Thursday, February 26, 2009

The Green Revolution and Coporations

The Green Revolution was a major topic of discussion in class. However the way it was discussed was not really a fair break-up of the topic. I think that it isn’t just a topic of whether it was good or whether it was bad but rather certain aspects were good and certain bad aspects that had and continue to have severe negative ramifications. Whether it was necessary or forced the Green Revolution happened and its effect are all around today in many areas and the best thing to do is deal with it and try to revive what it actually set out to do. The Green Revolution was founded on ideals that by increasing the amount of food produced would solve the bigger problem of world hunger. This was a good idea to start with but this may not have been necessary solution for this problem. The more logical solution was to redistribute and revamp societal structures. But therein lays the problem. World hunger isn’t an issue of lack of food but overall distribution. So to solve world hunger would actually force us to resolve the major faults in society. The question is can that even be done?

I feel that the Green Revolution had good intentions that were misconstrued by big corporations that claimed to be serving the purpose of the greater good however instead took advantage of this situation to corner the seed market and change it into a multi-billion dollar industry to benefit themselves. Monsanto for example claims to be a company that gets farmers to grow and yield healthier foods for the future. But how can this be when they are known for using the terminator gene in some products before they were asked to remove it. Also they are known for suing farmers who had inadvertently grown products that were cross pollinated by Monsanto products, because Monsanto claimed that what the farmers did is like stealing Monsanto product. However their use of genetics has brought their products to the forefront and allows many to grow in conditions that were not always suitable. Monsanto began in the early 1900s and has been growing ever since. I feel that the Green Revolution took Monsanto to where it is today and for the wrong reasons. Monsanto had no intention of stopping world hunger but instead turn a profit through innovation.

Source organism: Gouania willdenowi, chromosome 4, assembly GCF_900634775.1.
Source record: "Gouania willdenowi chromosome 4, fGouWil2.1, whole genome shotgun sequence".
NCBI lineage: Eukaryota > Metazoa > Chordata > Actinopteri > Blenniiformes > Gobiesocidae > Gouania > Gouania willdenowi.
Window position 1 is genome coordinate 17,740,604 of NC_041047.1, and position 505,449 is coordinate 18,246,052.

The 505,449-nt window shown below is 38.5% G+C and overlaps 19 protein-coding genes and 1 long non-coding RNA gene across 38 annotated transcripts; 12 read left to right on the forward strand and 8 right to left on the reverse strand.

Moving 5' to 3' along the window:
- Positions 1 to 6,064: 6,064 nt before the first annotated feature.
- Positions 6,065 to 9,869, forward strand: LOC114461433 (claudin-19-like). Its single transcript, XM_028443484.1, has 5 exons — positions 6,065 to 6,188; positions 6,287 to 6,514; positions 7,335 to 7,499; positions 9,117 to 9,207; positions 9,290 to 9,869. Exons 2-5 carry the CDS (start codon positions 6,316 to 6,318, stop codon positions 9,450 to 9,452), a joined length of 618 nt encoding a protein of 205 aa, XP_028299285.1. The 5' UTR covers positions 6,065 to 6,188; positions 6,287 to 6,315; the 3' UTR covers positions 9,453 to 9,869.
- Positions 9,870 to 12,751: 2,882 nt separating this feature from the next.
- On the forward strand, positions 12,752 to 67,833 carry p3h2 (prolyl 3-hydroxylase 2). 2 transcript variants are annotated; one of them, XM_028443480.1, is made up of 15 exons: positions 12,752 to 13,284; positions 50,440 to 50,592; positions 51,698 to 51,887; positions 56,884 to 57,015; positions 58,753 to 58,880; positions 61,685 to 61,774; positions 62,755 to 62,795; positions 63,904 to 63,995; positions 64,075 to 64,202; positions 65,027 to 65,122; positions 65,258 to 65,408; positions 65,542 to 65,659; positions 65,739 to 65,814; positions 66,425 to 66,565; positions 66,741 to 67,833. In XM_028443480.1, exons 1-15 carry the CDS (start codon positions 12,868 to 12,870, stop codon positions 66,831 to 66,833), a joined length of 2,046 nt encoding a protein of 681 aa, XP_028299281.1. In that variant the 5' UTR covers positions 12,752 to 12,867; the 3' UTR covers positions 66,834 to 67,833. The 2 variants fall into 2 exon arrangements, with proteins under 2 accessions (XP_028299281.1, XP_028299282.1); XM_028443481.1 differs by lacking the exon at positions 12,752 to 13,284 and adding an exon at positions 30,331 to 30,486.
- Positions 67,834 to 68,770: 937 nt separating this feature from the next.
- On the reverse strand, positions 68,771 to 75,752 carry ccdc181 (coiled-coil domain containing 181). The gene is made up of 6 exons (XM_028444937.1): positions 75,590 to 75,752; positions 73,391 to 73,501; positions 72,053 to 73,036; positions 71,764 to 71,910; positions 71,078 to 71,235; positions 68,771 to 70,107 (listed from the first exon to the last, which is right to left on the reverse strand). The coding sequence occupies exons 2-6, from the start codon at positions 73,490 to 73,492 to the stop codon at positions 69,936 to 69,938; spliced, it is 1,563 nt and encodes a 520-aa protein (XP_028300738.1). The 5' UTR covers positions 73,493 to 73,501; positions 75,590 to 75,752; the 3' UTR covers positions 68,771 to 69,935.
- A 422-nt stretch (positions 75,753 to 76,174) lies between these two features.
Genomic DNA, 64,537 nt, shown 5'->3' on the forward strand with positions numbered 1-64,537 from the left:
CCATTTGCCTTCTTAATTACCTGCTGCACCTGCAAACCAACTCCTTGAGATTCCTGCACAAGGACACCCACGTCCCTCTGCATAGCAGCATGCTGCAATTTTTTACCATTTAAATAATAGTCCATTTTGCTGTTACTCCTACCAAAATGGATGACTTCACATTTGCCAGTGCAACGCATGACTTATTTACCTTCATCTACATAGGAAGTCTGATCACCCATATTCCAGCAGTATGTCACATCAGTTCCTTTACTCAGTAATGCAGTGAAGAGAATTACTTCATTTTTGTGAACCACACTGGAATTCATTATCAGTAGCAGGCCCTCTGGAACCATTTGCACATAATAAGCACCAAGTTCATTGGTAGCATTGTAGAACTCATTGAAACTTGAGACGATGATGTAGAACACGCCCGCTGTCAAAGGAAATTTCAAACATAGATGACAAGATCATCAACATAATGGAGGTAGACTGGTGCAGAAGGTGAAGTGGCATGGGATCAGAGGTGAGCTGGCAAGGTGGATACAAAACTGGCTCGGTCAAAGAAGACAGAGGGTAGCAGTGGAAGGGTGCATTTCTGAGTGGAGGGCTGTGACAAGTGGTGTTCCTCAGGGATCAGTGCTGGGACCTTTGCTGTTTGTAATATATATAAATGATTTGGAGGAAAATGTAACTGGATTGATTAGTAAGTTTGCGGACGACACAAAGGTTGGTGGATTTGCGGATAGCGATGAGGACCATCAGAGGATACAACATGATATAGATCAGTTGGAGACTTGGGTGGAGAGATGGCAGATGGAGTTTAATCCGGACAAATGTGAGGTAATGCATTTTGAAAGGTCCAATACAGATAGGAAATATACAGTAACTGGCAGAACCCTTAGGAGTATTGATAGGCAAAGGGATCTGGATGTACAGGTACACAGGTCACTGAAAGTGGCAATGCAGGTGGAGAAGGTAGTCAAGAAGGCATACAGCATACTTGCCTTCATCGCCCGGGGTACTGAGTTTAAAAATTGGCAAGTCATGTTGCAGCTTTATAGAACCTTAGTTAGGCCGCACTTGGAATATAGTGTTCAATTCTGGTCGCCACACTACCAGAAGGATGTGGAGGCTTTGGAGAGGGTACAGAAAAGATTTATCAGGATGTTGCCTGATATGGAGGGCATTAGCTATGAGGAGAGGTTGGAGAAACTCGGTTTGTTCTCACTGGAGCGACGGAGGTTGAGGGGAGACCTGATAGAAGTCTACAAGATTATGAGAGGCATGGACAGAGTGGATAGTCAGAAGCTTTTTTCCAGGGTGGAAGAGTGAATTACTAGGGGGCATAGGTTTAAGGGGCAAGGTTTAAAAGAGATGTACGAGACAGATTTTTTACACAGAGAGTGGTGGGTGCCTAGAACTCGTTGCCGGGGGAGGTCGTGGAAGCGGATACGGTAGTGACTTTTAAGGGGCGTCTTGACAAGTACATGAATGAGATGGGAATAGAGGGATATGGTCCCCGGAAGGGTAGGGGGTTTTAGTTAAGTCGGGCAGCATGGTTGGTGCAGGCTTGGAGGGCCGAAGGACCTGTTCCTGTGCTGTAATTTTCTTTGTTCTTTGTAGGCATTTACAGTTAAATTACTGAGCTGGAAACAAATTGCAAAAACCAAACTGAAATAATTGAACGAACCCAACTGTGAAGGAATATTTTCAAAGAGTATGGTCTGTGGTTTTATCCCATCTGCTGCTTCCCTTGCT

The last sentence in the previous paragraph summarizes the whole problem it’s not the lack of food but human nature. How can we solve a global problem when a few control the overall world’s situation? The way to fix that would be to employ some sort of Marxist ideas which would not take to many if any cultures. So solving the world hunger problem was not answered by the Green Revolution but the Green Revolution may yet give us the ability to solve the problem. However without a worldwide effort to alleviate world hunger and give to the poor what they need because they need it nothing will change.

1 comment:

  1. "Monsanto had no intention of stopping world hunger but instead turn a profit through innovation." I completely agree with this statement, many companies hide behind the green revolution, and say they are doing certain things for the right reasons, but when all is said and done, money is always the driving force. Many people argue that you can't blame the green revolution for many of the problems that have been the occurred from using unsustainable alternatives (petroleum based fertilizers, and pesticides) rather the green revolution was just an idea and companies came up with solutions to problems that were put in front of them. Well in that case we need to look over current companies operating codes of ethics. When a company like Monsanto’s pledge is “We want to make the world a better place for future generations. As an agricultural company, Monsanto can do this best by providing value through the products and systems we offer to farmers” and then they institute the terminator gene into their seed production, it is clear that we have a problem. We as consumers need to stand up for our rights and only then will we see a change.